About that, we must get to the plot, right? It’s hard to “sell” this mini-series as it’s so complex but the most prominent throughline is that of Mildred and her oldest daughter Veda (Morgan Turner in the first three parts, Evan Rachel Wood in the final two). In the opening scene, Mildred is left by her husband (an excellently understated Brian F. O’Byrne) and forced to re-enter the working class to try to keep food on the family table. In the first two parts, she fights against being a kept woman again, turns down jobs she feels are beneath her, and deals with the scorn of a daughter who clearly resents the fact that they’re not upper class, much less the realization that they may be sliding to a lower one.

Mildred Pierce
Mildred Pierce
Photo credit: HBO

As the film unfolds from 1931 to 1940, tragedy arises and Cain/Haynes explore two things not often supported in the era (Mildred’s sexuality and her business sense), the arc of Mildred and Veda becomes the most prominent, especially on the final night. What do you when you’ve done everything you can for your daughter and she’s still a vile, spoiled wreck? And how much do we allow our children to control our lives when there’s no possible way to please them? How much can be forgiven when we look at our grown daughter and realize they are doing something unforgivable?

The saga of Mildred and Veda may be the constant, but there are other arcs and characters in “Mildred Pierce” as well. Guy Pearce steals the third part (the mini-series airs in five parts with 1 & 2 on the first Sunday, the very transitional 3 on the second, and 4 & 5 on the final night) as a lover of Mildred’s who becomes an interesting symbol of the problems of wealth that comes without work. James LeGros shines in a crucial role as a suitor who eventually becomes an investor in Mildred’s growing restaurant business and recent Oscar-winner Melissa Leo provides backbone without flash as Mildred’s good friend. Hope Davis and Mare Winningham are effective in small roles, as well.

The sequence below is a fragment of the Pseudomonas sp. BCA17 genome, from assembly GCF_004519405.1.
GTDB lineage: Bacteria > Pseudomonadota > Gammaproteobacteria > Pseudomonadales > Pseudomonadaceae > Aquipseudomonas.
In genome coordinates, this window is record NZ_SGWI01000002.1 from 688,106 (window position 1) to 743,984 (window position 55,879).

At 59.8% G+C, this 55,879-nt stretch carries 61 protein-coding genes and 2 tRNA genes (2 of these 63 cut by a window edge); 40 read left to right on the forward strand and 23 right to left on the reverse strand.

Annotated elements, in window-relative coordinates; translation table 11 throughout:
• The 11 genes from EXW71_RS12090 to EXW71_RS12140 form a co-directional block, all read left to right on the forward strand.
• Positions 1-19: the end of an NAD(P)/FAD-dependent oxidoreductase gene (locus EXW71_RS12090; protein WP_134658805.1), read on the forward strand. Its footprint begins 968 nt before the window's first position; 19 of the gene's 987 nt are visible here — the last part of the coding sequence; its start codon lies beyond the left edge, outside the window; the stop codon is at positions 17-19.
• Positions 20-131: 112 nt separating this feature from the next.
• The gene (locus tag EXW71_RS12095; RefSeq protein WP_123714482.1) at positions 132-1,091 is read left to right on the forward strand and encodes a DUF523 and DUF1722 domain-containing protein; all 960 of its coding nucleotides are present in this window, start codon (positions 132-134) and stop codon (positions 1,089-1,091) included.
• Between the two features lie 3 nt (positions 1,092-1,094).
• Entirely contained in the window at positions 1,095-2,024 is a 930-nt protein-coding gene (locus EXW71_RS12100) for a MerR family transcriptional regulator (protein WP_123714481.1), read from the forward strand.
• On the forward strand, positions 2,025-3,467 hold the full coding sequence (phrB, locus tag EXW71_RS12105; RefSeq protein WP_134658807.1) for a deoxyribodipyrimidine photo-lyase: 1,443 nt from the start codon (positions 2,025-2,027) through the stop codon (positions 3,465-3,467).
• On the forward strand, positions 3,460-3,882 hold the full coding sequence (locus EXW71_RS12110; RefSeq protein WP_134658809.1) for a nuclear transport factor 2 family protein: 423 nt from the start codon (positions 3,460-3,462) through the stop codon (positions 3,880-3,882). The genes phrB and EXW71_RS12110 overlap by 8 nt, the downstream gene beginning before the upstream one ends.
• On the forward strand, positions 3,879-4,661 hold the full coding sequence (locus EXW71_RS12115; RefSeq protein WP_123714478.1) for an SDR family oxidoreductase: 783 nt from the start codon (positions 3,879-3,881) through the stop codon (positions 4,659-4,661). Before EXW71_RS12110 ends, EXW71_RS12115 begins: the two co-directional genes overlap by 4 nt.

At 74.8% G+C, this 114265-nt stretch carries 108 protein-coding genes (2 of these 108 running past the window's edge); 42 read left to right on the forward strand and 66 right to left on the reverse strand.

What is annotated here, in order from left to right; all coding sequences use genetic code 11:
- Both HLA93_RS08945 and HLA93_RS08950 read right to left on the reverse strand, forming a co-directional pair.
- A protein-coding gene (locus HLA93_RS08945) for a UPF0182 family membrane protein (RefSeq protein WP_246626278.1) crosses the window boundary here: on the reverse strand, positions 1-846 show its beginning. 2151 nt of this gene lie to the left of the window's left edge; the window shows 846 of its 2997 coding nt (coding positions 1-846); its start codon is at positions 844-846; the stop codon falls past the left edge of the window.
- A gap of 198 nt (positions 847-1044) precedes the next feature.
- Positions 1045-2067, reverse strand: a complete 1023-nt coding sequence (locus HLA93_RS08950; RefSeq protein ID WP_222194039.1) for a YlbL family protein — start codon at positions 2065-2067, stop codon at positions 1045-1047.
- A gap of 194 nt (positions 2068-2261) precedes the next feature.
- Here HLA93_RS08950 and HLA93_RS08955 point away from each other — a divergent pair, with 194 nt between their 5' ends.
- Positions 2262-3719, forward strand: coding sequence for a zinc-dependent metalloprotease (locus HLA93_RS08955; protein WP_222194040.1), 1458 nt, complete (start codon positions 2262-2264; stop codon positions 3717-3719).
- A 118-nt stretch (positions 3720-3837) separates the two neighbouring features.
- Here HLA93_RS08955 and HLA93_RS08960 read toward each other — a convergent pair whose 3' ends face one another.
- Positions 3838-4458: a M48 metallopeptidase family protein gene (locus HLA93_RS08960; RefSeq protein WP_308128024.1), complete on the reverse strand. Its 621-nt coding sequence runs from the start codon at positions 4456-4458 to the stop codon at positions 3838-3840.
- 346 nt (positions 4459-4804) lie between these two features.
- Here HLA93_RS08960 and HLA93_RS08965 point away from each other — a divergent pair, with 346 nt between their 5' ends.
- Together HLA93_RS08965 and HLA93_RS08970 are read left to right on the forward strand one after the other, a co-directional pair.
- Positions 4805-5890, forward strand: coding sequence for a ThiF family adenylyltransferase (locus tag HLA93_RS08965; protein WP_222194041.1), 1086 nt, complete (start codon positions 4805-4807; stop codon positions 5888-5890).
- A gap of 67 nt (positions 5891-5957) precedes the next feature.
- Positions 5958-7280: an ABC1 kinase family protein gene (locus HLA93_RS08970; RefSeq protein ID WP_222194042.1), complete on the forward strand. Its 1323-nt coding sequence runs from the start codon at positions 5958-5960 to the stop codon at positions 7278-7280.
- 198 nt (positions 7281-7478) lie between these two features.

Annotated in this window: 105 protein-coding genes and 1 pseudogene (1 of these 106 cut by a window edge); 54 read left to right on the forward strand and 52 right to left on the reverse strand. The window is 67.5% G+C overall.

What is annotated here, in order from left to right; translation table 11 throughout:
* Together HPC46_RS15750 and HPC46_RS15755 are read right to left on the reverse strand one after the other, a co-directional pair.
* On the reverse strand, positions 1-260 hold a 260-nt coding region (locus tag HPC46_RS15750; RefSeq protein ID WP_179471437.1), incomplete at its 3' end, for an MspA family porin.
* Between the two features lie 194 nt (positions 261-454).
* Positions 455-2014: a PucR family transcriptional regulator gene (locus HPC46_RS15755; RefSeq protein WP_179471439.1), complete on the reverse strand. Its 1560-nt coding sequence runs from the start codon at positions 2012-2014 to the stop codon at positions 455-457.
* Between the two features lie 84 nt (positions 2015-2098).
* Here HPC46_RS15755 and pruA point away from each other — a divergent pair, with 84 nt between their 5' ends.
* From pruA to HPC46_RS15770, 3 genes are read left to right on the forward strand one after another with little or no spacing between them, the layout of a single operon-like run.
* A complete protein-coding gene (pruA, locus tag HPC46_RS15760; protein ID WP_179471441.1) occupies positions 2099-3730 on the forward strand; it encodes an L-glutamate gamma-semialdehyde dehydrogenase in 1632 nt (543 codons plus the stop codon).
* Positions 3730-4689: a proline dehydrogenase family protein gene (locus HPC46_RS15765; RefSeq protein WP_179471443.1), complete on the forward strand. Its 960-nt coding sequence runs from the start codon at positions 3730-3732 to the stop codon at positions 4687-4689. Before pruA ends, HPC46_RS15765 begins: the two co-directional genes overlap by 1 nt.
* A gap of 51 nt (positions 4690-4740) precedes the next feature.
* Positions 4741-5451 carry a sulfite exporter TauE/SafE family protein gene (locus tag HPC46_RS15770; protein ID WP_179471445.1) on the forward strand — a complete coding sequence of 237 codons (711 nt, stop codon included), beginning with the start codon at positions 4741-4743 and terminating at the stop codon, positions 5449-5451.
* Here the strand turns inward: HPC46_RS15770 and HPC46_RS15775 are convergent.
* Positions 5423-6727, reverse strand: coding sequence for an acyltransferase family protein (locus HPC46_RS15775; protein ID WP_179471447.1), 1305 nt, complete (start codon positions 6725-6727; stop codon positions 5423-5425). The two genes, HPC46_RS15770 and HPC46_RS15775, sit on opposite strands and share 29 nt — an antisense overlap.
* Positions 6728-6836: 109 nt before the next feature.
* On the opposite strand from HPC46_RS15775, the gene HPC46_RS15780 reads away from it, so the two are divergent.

Everything about “Mildred Pierce” is effective. I could go on and on, and it’s definitely worth noting that Ms. Wood does the best work of her career (and should join Winslet on Emmy night), giving a mesmerizing performance over the final two-and-a-half hours of the piece, but it all comes back to Kate. Her work here is simply incredible. She will win an Emmy and a Golden Globe and, were she eligible, she would have won an Oscar again. She disappears completely into the role in a way that’s stunning to behold. It’s a master class in the art of acting that stands as one of the best performances in a very long time — film or TV. The scenes between Winslet and Wood on the final night are absolutely breathtaking.

What more is there to say about “Mildred Pierce”? I tried to think of something negative to counterbalance what may surely read like an over-reaction and I just can’t do it. In many ways, Haynes has delivered the most impressive work of his career, guiding the best actress of her generation to another landmark piece of work. Perhaps this says it all: After six hours watching “Mildred Pierce,” I considered my schedule and looked forward to watching it again.

“Mildred Pierce” stars Kate Winslet, Evan Rachel Wood, Guy Pearce, Brian F. O’Byrne, James LeGros, Hope Davis, Melissa Leo, and Morgan Turner. It was written by Todd Haynes & Jon Raymond and directed by Haynes. It premieres on HBO on March 27th, 2011 at 8pm CST and airs at that time over the two following weeks. content director Brian Tallerico